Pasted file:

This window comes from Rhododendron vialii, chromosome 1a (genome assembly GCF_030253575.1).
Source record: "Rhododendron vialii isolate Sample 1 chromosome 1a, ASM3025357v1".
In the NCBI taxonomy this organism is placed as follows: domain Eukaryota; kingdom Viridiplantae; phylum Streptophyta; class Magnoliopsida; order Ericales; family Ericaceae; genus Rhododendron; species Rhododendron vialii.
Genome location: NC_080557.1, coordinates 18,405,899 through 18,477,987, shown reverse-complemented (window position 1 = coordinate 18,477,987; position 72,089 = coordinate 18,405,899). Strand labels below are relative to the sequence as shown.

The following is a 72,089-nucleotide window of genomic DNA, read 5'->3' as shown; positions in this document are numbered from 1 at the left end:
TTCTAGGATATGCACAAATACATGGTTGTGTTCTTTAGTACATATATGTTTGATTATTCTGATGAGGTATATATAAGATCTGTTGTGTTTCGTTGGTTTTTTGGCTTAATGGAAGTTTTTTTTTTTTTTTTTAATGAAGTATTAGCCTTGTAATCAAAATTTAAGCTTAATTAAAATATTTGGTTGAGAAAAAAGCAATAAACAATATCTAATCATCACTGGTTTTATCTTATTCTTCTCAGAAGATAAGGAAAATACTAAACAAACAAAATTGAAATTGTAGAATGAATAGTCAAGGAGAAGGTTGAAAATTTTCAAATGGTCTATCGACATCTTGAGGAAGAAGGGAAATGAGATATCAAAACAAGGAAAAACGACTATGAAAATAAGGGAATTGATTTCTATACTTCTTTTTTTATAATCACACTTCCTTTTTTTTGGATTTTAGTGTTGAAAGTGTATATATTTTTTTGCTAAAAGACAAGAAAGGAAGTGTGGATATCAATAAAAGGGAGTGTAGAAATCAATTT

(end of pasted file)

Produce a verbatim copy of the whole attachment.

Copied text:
This window comes from Rhododendron vialii, chromosome 1a (genome assembly GCF_030253575.1).
Source record: "Rhododendron vialii isolate Sample 1 chromosome 1a, ASM3025357v1".
In the NCBI taxonomy this organism is placed as follows: domain Eukaryota; kingdom Viridiplantae; phylum Streptophyta; class Magnoliopsida; order Ericales; family Ericaceae; genus Rhododendron; species Rhododendron vialii.
Genome location: NC_080557.1, coordinates 18,405,899 through 18,477,987, shown reverse-complemented (window position 1 = coordinate 18,477,987; position 72,089 = coordinate 18,405,899). Strand labels below are relative to the sequence as shown.

The following is a 72,089-nucleotide window of genomic DNA, read 5'->3' as shown; positions in this document are numbered from 1 at the left end:
TTCTAGGATATGCACAAATACATGGTTGTGTTCTTTAGTACATATATGTTTGATTATTCTGATGAGGTATATATAAGATCTGTTGTGTTTCGTTGGTTTTTTGGCTTAATGGAAGTTTTTTTTTTTTTTTTTAATGAAGTATTAGCCTTGTAATCAAAATTTAAGCTTAATTAAAATATTTGGTTGAGAAAAAAGCAATAAACAATATCTAATCATCACTGGTTTTATCTTATTCTTCTCAGAAGATAAGGAAAATACTAAACAAACAAAATTGAAATTGTAGAATGAATAGTCAAGGAGAAGGTTGAAAATTTTCAAATGGTCTATCGACATCTTGAGGAAGAAGGGAAATGAGATATCAAAACAAGGAAAAACGACTATGAAAATAAGGGAATTGATTTCTATACTTCTTTTTTTATAATCACACTTCCTTTTTTTTGGATTTTAGTGTTGAAAGTGTATATATTTTTTTGCTAAAAGACAAGAAAGGAAGTGTGGATATCAATAAAAGGGAGTGTAGAAATCAATTT